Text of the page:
Motor insurance led growth in profits for Direct Line Insurance Group Plc in the first half of 2017, as the company hiked prices and saw positive trends in bodily injury claims, CFO John Reizenstein told analysts during a first-half earnings call.
Operating profit in the motor segment was £233.9 million in the first six months of the year, up from £168.8 million during the same period of 2016 after the insurer increased prices by 11%, Reizenstein said. He added that the price hike was to mitigate the change to the Ogden discount rate and due to the fact that claims inflation came in at the higher end of the expected range during the half.
"We priced slightly ahead of what the market has done," he said. "Younger drivers saw the biggest increase in prices, and as a result, the risk mix has changed."
The insurer is favoring lower-risk segments after recent changes in the market, but saw a good retention rate among existing customers, Reizenstein added.
A recent study by the AA showed that U.K. motor insurance premiums had risen by 39% over the previous two years and forecast a further increase of over 10% for the remainder of 2017, while a study by EY predicted a rise of 11%.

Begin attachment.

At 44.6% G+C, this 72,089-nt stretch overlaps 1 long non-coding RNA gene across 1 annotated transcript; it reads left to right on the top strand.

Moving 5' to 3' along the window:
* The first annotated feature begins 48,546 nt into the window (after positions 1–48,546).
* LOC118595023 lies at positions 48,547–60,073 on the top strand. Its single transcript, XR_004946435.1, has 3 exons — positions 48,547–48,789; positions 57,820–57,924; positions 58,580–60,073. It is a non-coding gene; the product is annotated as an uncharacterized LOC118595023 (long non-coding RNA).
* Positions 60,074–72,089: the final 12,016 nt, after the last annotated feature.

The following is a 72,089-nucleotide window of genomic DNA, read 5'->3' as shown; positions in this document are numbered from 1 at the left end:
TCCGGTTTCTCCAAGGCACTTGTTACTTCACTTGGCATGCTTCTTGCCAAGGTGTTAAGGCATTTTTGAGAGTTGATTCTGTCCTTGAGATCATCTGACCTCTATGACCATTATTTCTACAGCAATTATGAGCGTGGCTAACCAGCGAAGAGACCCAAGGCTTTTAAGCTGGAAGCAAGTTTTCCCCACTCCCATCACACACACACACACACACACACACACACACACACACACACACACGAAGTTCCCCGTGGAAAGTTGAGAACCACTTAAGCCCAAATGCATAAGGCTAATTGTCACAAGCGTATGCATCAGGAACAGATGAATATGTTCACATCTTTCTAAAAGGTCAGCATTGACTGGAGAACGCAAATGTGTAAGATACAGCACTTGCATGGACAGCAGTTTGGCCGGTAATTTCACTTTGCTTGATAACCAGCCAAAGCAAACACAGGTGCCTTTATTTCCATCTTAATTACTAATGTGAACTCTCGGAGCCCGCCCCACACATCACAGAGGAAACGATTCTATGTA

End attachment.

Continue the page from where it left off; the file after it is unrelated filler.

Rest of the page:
In February, the U.K. government cut the Ogden rate — a discount rate used to calculate personal injury payouts — from 2.5% to negative 0.75%, a move that has been widely expected to hit the bottom lines of insurers.
Commenting on changes to the Ogden rate, Reizenstein said he was confident that Direct Line Insurance Group had priced its impact in already, "unless the reinsurers do something irrational."
In motor, costs related to the Ogden rate changes resulted in a lower-than-expected increase in claims costs. This led to a reserve release of £49 million in the first half, according to the insurer's results presentation.
The loss ratio in motor was 81.7% for the first half, compared with 84.6% in the year-ago period. The combined operating ratio for motor was 85.1%, compared with 92.3% a year earlier.
Home insurance profits down
By contrast, profits in home insurance fell to £68 million, compared with £102 million a year ago. This was partly due to inflation in claims for escape of water, which came in above forecasts.
"The pricing environment in home insurance continues to lag claims inflation in the second quarter, but there are some signs that the market is starting to respond to escape-of-water claims inflation," Reizenstein said.
The insurer's group-wide profits in the first half stood at £275.5 million, up from £235.9 million a year earlier. The Solvency II capital coverage ratio post-dividend was 173% for the period, compared to 165% in the first half of 2016. The combined operating ratio from ongoing operations was 88.9% at the end of the first half, compared to 89.6% a year earlier.